For any writer, acceptances from editors are their first priority, in the beginning, but the bottom line needs to be that you want to get paid for your efforts as well.
As a writer, you may be unsure about which area you want to specialize in. Do you write books, short fiction, poems or what? When I started out, I wanted to try everything, and did, but like many others, I began to find that one particular area of writing seemed more comfortable to me than others, namely non-fiction.
For any writer, acceptances from editors are their first priority, in the beginning, but the bottom line needs to be that you want to get paid for your efforts as well. This may seem like an insurmountable hurdle, for a beginner, but there is an obvious place to look, and your home will be full of it. If you have the innate curiosity that afflicts most writers, you will love the idea of digging deep for information on any topic, and that fact can serve you well.
Every magazine and newspaper that you pick up is full of articles about everything you can possibly imagine, and the editors are always hungry for more. In all honesty, non-fiction articles are the real bread and butter providers for many writers, if they are wise enough to take advantage of the fact that there is a vast marketplace for your work out there, a whole world of editors seeking good copy.
Since you own the copyright to your work, then you are free to sell it many times over, but you need to be aware that First publishing rights are the most valuable, in terms of earnings. For that reason, it makes sense to cast your net worldwide when it comes to querying editors. Each country can potentially be another market, and the fierce competition out there makes more sensible these days to try selling to editors in several countries at once.
It isn’t as difficult to find these potential markets as you might imagine, because there are a host of web sites that offer regular, free newsletters specifically meant to offer global market information. Writing articles depends heavily on good research, and most writers I know use the internet a great deal for this purpose. Surfing the net costs money, of course, but if you find a good reference site, it can be made cheaper. I recommend REFDESK – http://www.refdesk.com/mag.html.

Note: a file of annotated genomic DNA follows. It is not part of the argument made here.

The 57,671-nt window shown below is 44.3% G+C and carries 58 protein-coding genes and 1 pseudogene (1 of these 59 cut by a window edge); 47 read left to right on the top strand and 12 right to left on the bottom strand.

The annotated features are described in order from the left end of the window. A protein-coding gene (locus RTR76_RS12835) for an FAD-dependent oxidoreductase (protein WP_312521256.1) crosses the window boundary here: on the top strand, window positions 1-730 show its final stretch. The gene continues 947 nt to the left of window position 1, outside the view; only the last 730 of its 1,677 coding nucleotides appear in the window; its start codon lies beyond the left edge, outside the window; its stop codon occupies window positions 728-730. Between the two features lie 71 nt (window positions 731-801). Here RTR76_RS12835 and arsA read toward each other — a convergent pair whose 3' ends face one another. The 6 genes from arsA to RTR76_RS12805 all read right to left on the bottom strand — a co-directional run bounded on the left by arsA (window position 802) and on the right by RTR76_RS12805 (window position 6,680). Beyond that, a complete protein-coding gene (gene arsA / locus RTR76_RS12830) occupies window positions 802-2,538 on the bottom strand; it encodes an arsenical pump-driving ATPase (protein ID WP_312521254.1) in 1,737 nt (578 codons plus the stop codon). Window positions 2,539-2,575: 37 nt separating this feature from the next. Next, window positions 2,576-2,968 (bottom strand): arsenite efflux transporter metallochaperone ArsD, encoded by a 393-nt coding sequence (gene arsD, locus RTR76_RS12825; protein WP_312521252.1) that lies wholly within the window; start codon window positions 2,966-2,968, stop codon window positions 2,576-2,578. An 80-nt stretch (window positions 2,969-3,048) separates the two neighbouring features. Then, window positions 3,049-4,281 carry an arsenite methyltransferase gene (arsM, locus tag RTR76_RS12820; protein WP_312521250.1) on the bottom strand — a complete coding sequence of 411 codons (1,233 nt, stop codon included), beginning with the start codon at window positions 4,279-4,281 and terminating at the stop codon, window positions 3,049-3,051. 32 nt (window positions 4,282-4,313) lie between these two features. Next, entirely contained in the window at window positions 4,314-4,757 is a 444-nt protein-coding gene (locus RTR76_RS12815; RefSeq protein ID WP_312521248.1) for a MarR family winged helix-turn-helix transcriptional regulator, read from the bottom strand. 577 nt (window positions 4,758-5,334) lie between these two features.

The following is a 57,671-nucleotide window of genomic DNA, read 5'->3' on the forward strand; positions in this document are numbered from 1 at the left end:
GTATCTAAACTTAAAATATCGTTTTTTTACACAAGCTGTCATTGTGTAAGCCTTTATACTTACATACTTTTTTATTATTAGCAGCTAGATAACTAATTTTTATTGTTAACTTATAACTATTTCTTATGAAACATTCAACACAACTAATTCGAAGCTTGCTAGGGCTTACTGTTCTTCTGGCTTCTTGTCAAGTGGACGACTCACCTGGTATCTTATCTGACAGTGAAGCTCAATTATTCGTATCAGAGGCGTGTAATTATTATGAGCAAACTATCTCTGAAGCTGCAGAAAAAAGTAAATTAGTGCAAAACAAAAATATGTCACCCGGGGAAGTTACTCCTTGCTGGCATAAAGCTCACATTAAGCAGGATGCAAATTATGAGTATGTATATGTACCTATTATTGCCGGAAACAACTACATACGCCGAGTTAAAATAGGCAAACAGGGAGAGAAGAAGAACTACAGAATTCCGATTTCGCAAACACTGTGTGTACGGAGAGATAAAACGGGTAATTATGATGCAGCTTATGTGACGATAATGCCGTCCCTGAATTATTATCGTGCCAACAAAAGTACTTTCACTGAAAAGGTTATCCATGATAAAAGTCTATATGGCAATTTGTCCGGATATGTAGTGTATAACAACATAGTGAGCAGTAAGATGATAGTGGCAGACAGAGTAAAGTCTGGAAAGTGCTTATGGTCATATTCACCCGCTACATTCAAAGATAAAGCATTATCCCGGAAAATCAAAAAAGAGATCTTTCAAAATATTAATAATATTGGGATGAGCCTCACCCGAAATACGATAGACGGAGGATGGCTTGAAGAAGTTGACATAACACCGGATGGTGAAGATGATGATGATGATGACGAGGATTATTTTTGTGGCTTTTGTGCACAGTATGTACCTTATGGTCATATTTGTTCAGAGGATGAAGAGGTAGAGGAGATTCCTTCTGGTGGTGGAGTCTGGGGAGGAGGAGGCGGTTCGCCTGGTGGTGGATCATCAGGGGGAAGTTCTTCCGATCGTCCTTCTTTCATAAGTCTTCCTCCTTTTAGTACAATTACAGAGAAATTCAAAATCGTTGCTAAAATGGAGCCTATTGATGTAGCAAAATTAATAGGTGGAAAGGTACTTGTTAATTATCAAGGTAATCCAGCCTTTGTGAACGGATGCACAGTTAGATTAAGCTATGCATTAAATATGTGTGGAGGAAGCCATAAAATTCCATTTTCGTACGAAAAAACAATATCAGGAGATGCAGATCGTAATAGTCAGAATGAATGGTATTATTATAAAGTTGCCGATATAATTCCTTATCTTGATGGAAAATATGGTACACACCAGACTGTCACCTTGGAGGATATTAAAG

There are lots of good online writing magazines, many of which feature markets heavily. I subscribe to over a dozen, and among the most informative are WRITERS WEEKLY http://www.writersweekly.com and FUNDS FOR WRITERS – http://www.chopeclark.com , though and WORLDWIDE FREELANCE WRITER – http://www.worldwidefreelance.com are also excellent.
Most offer free subscription, and the latest news on a weekly basis, so it is well worth sending time searching for these sites, most of which will be listed on the reference sites I have already mentioned. Of course you might think that the idea you originally had for your article was a one-off, and that once it was written that was the end of it, but that need not be true at all. One topic can provide a host of approaches, if you think about it.
Your article was probably slanted at a particular market in a specific country, but the idea for it is far from used up. For example – I wrote an article on Salt. I’d noticed an interesting piece in one of the many magazines that I read, containing much interesting information, and various reference places, including some on the web. I did some research, downloaded several pages of information, and set to work.